Three Protestants died in Turkey when five young Muslims stormed a Christian publishing house on April 18. According to Turkish media, the assailants each carried notes saying they'd slit the Christians' throats to defend Turkey's Islamic identity. Two victims—Necati Aydin and Ugur Yuksel—converted from Islam to Christianity. German citizen Tilmann Geske also died in the attack in the southeastern Malatya province. Aydin and Yuksel were the first Turkish converts to Christianity killed for their faith since the Turkish Republic was founded in 1923, according to Compass Direct. But attacks in previous months have claimed the lives of an Italian Catholic priest and an Armenian Christian journalist.

A federal judge in March struck down 1998 legislation intended to protect children from pornography. The Child Online Protection Act (COPA) would have required websites with sexually explicit material to verify visitors' age through adult-access codes, credit card numbers, or similar measures. Federal Judge Lowell Reed Jr. said the law "prohibits much more speech than is necessary to further Congress' compelling interest" in protecting minors. Internet filters, he said, more effectively and more constitutionally keep children from viewing pornography than COPA does. The Supreme Court upheld an injunction against COPA in 2004, and the law never took effect.

A Georgia judge sentenced a suburban Atlanta couple for the beating and subsequent death of their 8-year-old son, Josef. Joseph and Sonya Smith each received life-plus-30-years in prison. Authorities investigated the Smiths' Tennessee-based church, Remnant Fellowship, which supports corporal punishment, but did not find that the church's teaching contributed to the boy's death. Remnant Fellowship, headed by Weigh Down Workshop's Gwen Shamblin, says the Smiths are innocent and is raising funds for an appeal.

Related Elsewhere:

"Young Muslims in Turkey Murder Three Christians" reported on the Malatya murders in Turkey. More commentary and links are in weblog.

Related news stories include:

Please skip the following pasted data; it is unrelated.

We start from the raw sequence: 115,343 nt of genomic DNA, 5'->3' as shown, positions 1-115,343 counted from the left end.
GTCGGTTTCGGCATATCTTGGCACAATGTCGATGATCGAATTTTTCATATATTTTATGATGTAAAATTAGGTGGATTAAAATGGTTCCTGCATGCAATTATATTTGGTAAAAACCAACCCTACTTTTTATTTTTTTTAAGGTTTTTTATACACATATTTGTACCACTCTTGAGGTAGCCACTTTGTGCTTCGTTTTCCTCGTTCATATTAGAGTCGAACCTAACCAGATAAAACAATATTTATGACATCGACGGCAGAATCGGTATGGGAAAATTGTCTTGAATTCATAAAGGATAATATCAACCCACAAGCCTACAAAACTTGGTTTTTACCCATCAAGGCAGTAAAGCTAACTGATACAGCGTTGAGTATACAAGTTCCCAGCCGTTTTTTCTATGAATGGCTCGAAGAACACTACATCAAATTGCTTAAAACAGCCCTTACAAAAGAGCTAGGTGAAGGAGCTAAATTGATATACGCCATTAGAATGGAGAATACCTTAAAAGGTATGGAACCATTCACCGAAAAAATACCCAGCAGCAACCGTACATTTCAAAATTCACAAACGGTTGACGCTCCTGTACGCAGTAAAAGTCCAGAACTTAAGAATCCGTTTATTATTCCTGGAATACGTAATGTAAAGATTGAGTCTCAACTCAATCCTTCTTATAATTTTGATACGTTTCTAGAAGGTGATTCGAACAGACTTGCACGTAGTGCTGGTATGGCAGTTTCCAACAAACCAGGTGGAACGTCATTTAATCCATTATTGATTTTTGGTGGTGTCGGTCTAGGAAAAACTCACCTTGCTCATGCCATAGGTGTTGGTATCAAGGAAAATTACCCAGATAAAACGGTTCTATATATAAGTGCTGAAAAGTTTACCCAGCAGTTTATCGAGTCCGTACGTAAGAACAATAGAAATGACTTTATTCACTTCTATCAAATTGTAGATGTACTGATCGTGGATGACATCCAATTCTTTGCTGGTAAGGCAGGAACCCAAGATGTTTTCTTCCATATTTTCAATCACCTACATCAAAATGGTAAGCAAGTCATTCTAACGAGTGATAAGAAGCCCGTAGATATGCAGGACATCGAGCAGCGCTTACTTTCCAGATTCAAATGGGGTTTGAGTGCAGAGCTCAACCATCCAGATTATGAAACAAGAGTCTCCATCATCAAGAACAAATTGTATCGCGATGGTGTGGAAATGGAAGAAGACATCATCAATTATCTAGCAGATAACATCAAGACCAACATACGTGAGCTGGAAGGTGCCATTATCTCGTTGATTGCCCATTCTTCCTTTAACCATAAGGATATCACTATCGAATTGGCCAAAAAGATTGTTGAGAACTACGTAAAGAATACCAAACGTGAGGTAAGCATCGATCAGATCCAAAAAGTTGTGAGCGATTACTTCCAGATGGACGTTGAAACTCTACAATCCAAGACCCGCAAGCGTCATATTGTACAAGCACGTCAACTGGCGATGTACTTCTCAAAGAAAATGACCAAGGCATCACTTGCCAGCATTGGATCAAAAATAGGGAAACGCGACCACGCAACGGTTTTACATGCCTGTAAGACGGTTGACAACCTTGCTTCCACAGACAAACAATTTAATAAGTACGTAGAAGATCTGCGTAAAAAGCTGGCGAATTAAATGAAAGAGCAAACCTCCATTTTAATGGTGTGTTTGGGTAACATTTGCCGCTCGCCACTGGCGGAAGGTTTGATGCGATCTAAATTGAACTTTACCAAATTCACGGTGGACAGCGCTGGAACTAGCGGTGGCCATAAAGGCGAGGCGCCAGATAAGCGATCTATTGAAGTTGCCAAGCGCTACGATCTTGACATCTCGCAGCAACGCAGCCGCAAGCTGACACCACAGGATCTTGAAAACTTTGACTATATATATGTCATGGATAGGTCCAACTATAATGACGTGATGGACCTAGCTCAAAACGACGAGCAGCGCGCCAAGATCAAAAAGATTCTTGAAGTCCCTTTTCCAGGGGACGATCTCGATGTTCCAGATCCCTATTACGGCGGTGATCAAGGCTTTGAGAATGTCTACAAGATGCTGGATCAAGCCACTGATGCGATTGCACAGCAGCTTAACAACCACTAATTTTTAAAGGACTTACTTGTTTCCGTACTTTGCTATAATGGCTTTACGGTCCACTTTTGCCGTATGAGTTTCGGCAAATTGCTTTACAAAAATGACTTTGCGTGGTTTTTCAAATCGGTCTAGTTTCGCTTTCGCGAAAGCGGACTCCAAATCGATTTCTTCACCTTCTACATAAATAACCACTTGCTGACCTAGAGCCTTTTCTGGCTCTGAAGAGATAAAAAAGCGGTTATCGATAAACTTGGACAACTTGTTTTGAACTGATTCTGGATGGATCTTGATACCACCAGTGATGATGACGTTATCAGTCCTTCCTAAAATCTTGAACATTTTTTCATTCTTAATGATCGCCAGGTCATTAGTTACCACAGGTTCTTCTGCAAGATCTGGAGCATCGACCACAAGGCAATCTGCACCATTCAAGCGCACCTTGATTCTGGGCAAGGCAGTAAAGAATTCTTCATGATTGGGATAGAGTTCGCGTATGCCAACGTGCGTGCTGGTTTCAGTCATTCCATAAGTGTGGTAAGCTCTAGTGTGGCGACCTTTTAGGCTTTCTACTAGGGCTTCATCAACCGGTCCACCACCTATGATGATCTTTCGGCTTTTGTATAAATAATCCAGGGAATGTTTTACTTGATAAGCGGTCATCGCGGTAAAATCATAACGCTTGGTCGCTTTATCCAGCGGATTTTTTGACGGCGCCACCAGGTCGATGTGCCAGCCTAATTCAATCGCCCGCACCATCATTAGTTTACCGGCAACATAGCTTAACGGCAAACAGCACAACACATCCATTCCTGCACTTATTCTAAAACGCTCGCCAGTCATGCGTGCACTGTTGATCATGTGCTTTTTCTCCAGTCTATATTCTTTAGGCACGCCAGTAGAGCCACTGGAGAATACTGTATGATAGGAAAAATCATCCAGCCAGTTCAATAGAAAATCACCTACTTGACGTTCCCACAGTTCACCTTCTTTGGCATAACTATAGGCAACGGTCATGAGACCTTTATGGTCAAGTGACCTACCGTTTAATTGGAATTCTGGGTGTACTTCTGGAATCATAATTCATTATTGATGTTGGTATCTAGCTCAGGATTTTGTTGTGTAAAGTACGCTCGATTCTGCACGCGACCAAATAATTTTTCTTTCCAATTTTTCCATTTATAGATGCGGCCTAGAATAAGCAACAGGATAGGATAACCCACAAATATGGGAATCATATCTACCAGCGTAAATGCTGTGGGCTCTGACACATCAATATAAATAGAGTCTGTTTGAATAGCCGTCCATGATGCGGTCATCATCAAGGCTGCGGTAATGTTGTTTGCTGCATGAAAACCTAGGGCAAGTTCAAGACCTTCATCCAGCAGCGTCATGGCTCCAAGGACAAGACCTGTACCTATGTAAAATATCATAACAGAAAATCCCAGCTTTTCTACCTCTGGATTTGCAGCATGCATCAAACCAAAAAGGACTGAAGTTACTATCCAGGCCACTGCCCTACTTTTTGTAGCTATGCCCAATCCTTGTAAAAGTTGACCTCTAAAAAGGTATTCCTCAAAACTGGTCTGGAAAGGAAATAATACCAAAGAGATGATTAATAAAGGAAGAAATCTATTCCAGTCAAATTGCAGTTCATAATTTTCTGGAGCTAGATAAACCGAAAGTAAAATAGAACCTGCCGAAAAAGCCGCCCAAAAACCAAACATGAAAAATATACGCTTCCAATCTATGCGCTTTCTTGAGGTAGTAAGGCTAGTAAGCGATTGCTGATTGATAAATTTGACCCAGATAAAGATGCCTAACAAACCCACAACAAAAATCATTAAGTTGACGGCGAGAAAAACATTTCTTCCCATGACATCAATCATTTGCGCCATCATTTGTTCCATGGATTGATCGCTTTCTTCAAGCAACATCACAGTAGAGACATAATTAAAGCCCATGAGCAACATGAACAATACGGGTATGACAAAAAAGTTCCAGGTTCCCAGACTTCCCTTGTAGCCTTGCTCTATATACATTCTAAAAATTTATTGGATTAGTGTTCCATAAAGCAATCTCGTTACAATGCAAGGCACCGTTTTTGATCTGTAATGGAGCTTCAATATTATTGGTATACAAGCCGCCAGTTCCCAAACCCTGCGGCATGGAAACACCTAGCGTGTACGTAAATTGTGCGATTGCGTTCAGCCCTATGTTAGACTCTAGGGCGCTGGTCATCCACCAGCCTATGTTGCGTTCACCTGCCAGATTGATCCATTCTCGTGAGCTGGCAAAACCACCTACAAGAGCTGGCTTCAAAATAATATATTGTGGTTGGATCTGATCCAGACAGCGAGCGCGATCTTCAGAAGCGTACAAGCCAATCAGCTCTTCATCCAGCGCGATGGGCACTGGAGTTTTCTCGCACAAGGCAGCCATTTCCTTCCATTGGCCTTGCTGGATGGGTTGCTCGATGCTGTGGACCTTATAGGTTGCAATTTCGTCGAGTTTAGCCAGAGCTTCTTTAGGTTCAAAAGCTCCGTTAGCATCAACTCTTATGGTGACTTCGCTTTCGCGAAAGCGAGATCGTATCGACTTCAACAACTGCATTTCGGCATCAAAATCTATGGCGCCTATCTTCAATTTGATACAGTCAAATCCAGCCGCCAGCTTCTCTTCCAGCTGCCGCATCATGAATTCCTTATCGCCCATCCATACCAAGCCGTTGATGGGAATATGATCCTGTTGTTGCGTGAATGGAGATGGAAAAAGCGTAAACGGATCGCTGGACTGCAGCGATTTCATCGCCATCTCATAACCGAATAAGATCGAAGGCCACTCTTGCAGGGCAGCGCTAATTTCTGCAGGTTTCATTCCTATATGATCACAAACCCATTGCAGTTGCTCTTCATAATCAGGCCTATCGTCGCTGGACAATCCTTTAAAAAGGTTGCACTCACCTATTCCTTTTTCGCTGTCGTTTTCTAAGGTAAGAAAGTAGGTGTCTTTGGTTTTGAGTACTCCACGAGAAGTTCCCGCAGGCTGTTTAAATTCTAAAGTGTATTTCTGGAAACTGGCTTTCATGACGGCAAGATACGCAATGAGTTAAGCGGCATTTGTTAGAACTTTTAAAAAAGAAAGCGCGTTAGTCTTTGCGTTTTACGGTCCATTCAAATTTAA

Malatya murder suspect can make statement soon | The chief suspect in the Malatya murders, Emre Günaydın, could be well enough to make a statement in two days time, said Sezai Yılmaz, dean of İnönü University Medical Faculty. (Today's Zaman)
Ten arrested over Turkey murders | Flat mates there said accused were quiet - believers, but not overtly devout (BBC)
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12 to be charged in Turkey Bible murders | A court jailed five suspects. Six others were released pending trial, the court said. A 12th suspect, who tried to escape from police by jumping from a fourth-floor balcony at the scene of the killings, remains hospitalized (Associated Press)
Turkish Islamists face Christians' death trial | The attack was the third against Christians in Turkey in a year. The common link was that the killers claimed they were defending Islam from Christian proselytizing (The Telegraph, London)
The banality of the murders of three Christians in Turkey | We will continue to pray in our churches for our nation, but our nation will continue to see us as enemies. (Ziya Meral, Turkish Daily News)
Turkey's Christians face backlash | Several recent murders have confronted Turkey's growing ranks of Christian evangelicals (The Christian Science Monitor)

Christianity Today reported on the Child Online Protection Act in 1998.

The New York Times posted "Court Rejects Law Limiting Online Pornography" about the March ruling.

Rob Moll commented on the questions about doctrine and child abuse brought up in the Smiths' murder trial in CT Liveblog.

The Dallas Morning News blog has more information, including an AP article, about the conviction.

Previous Christianity Today stories about Remnant Fellowship include:

New Sect: Weigh Down guru Gwen Shamblin's Remnant Fellowship grows | Remnant Fellowship grows, but critics see 'graceless legalism. (December 9, 2002)
Shamblin Faces Religious Discrimination Suit | Former employee files charges against Weigh Down founder. (Oct. 13, 2000)
Christian History Corner: Weighty Matters | Gwen Shamblin's teachings sound an awful lot like some in the early church—and not in a good way. (Sept. 22, 2000)
The Weigh Is Narrow | As former employees claim they were pressured to join Shamblin's church, the Weigh Down Workshop leader attempts to clarify her stance on the Trinity. (Sept. 15, 2000)
Gwen in the Balance | Thomas Nelson cancels book contract with Weigh Down author over her controversial comments rejecting the Trinity. (Sept. 8, 2000)
The Weigh & the Truth | Christian dieting programs—like Gwen Shamblin's Weigh Down Diet—help believers pray off the pounds. But what deeper messages are they sending about faith and fitness? (Aug. 25, 2000)
'Judge Us by Our Fruits' | The founder of Weigh Down responds to her critics. (Aug. 25, 2000)

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